1. Three policemen are in the kitchen drinking.

      Why do the policemen drink outside of the bar?

    2. "Hey, watch it. There's a lady present."

      Marriage raises women to a higher ground as long as they are accompanied by their husband.

    3. it is easier and more comfortable for women to simply avoid the bar altogether.

      Avoid an element of the built environment in order to escape the behavior associated with that area.

    4. sentient

      Sentient (adj) Able to perceive or feel things.

      Men treat women as though they do not experience emotions.

    5. A man would never order a frozen daiquiri, and women seldom order scotch or bourbon."

      Gender stereotypes based on drink preference. Even if a man enjoys drinking daiquiris he most likely would not in public due to embarrassment or feeling less masculine.This is not extreme as some of the other elements are in this article regarding male territory. It seems less extreme because it is true of most bars. In an average bar you will see men with beer before you will see them with a fruity drink.

      Why do we as a society place such an emphasis on gendered drinks?

    6. Male Territory," but such a claim is written into the customs and mores that guide male and female behavior alike.

      Unspoken understanding of the culture in this bar.

    7. Territoriality reflected the basic definitions of sexual gender as expressed in the division of labor and social structure of Brady's Bar.

      Women are allowed to be waitresses, but cannot be behind the bar where the men work.

    8. "literally thousands of experiences teach us unconsciously that space communicates. Yet this fact would probably never have been brought to the level of consciousness ifit had not been realized that space is orga­nized differently in each culture.'"

      How does space in our culture compare to space in other cultures? Does any one have an example of an uncomfortable moment due to differences in cultural perceptions of space?

    9. Wherever people work, live, or play they stake claims on space and attach meanings to them.

      Similarly, on the first day of class most students sit in the desk that they will continue to sit in for the entire semester even though seats are not assigned. We claim our seats and on the occasion that someone sits in the seat you are accustomed to it is a moment of confusion, feeling lost in the classroom.

    10. such perceptions are always filtered through the culture we have learned.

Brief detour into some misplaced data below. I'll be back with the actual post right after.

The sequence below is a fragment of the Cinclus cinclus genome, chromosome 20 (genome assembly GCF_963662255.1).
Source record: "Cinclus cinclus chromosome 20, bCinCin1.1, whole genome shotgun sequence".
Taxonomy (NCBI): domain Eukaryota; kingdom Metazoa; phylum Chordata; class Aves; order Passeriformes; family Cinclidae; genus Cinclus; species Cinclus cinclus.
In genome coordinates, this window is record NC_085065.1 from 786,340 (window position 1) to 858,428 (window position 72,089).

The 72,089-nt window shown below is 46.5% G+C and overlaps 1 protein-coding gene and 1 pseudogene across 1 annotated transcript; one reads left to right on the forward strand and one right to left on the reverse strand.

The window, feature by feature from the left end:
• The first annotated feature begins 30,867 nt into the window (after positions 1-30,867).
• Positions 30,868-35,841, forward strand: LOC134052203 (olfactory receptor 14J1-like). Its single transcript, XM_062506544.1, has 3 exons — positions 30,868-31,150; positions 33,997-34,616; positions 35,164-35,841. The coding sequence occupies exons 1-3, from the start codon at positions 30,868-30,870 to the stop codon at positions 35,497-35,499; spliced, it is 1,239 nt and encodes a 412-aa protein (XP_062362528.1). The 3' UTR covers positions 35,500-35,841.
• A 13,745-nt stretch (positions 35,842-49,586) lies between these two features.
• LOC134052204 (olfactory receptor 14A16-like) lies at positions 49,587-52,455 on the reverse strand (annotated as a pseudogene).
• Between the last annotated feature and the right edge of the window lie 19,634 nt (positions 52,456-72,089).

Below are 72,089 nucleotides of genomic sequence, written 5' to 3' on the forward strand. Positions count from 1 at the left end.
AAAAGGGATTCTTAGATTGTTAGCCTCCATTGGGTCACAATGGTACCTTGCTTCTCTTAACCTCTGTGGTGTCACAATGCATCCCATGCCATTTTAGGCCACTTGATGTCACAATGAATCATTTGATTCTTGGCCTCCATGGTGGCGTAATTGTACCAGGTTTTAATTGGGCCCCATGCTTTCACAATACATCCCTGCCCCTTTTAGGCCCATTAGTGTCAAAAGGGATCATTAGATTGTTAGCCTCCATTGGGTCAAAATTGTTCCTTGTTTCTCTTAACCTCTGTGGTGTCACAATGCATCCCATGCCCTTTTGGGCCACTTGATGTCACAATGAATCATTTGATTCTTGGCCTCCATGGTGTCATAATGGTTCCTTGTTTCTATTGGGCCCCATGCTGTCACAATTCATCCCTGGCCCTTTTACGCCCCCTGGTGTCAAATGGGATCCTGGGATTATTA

We look at the world through a cultural lens, everyone's perspective is different.

    1. panopticon

      Panopticon- a building, as a prison, hospital, library, or the like, so arranged that all parts of the interior are visible from a single point.

    2. Society produces build- ings that maintain and/or reinforce its social forms.

      The built environment is impacted by society's ideas, activities, beliefs, and values.

    3. Perhaps of more interest to anthropologists is the current exploration of the meaning of privacy as a cultural construct of Western society

      The meaning of privacy is culturally constructed. How does our idea of privacy differ from other cultures?

    4. Gregor suggests that in a society where people expect not to have privacy, the construction of solid housing or the separation of residences would increase suspicions and hostil- ity (144)

      When privacy is not the cultural norm it can create suspicion of hostility.

    5. Ul- timately, the spatial dimension of behavior has communicative features: "Space speaks

      We build walls rather than temporary partitions, and there does seem to be a sense of discomfort when our privacy is removed, an example of that being dorm rooms.

      What does our manipulation of space say about us?

    6. Conceptualized as a bubble surrounding each individual, personal space varies in size according to the type of social relationships and situation

      Idea that the personal space between a significant other versus a professor or colleague varies. Personal space also varies depending on the social situation, private versus public.

    7. Psychocultural approaches, developed primarily by environmental psychologists, have inte- grated the concept of culture into explorations of the spatial dimensions of human behavior and human interactions with the built environmen

      Integration of human behavior and interactions with the built environment.

    8. imbue

      To imbue- to impregnate or inspire, as with feelings, opinions, etc.

    9. "The rightness of the form depends . .. on the degree to which it fits the rest of the ensemble"

      What does it say about the culture of Whittier College that our campus has artistic sculptures, such as the red archway, which appear to be primarily for aesthetic purposes? Do these sculptures fit in our Whittier College society?